For a while, the largest private servers enjoyed a cordial relationship with Mojang. They had implicit or explicit permission to charge for services and use Mojang assets. In the early days of Minecon, their staffs were even invited to give talks or host panels like “Modding With the Pros” or “Growing a Server Community.” Over time, this relationship weakened, like “distant high-school friends,” as Navarr Barnier of Shotbow termed it.
Then, in June of 2014, just before the Microsoft buyout, Mojang dropped a bombshell on the community.
A blog post titled “Let’s talk server monetization” seemed innocuous enough, but it threatened to shatter the stability of the entire private server ecosystem. The blog post was essentially a clarification of the Minecraft End User License Agreement (EULA), but it made many common server practices, like allowing players to buy in-game currency, explicitly against the rules. There was a lot of disagreement about what exactly this meant, but the general consensus was that Mojang was within its rights to enforce these rules, which would cut down on the worst predatory and exploitative practices.
For some servers, the changes ended up being beneficial. For years they had operated without any guarantee that they would be allowed to continue or what exactly was allowed. The changes granted them an air of legitimacy and moved them out of the “greyzone,” as Aaron Donaghey, Operations Manager at Hypixel, termed it. “It allowed us to make a one year plan,” he said, “where previously things were month-to-month.” Without the looming threat of a shutdown, Hypixel and other legitimate servers could run their servers more like real businesses, hiring staff and expanding.
But for others, the future was less clear. The blog post wasn’t followed by any especially vigorous enforcement efforts, so most servers simply continued as they were, but the writing was on the wall.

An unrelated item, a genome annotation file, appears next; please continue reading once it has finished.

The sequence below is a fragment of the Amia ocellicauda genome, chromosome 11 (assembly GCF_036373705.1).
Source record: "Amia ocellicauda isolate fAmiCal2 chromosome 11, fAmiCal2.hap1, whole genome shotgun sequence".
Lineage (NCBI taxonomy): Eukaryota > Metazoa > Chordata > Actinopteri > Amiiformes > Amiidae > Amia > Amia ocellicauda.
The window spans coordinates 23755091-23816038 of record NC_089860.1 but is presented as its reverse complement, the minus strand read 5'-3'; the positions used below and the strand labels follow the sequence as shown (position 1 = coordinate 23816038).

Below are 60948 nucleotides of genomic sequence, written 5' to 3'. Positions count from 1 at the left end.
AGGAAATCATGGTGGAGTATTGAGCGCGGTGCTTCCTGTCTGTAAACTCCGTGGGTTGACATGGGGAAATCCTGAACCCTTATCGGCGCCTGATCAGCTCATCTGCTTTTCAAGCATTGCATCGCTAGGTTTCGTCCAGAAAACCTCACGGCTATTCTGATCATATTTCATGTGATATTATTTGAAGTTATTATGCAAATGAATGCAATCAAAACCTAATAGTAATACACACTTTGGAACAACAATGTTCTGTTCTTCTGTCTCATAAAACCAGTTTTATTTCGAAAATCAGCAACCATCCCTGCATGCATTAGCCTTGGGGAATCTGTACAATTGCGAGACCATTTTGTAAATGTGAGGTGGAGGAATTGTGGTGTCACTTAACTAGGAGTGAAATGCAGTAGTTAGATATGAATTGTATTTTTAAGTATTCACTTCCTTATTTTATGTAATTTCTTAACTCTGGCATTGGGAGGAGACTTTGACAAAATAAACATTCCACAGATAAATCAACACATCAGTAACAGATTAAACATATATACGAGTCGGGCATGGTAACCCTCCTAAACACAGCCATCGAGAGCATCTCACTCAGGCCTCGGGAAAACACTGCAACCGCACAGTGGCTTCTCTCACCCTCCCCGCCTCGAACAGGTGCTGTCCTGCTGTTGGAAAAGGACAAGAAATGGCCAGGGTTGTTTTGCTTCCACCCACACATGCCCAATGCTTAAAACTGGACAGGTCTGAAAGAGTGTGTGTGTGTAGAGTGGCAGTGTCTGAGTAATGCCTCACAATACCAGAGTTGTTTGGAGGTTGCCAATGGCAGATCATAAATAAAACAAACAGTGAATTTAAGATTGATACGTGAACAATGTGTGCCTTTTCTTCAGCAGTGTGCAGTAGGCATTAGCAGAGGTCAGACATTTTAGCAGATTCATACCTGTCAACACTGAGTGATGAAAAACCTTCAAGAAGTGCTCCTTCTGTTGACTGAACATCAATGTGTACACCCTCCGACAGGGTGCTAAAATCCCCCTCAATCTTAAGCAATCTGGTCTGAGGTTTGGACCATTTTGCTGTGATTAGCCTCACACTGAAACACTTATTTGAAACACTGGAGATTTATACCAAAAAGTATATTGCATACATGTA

Starting about nine months ago, Mojang hired several ‘brand enforcers’ who started cracking down on EULA violations. These enforcers sent e-mails to non-compliant servers and eventually created a blacklist of the worst offenders. Some servers that were previously in good standing were caught up in the purge. Hypixel had done away with all of its EULA-violating practices when the announcement was made, but it received a strongly-worded enforcement letter telling it to remove the horses it provided as rewards to donating players, even though those horses were purely for use in the lobby and provided no gameplay benefit.
Despite having an existing agreement with Mojang and an understanding that their server was in compliance, the Shotbow network recently received an uncompromising message from the Microsoft enforcement team telling them to remove their soft currency, Shotbow XP, or be blacklisted.
“We asked about our agreement with Carl [Manneh, previously of Mojang] and were told in no uncertain words that regardless of any previous communication and agreements we had to abide by these terms or be blacklisted,” said Barnier. “It was actually quite frightening: at this point we’d spent over four years on our games, and it was quickly set in stone that we could be finished on a whim.”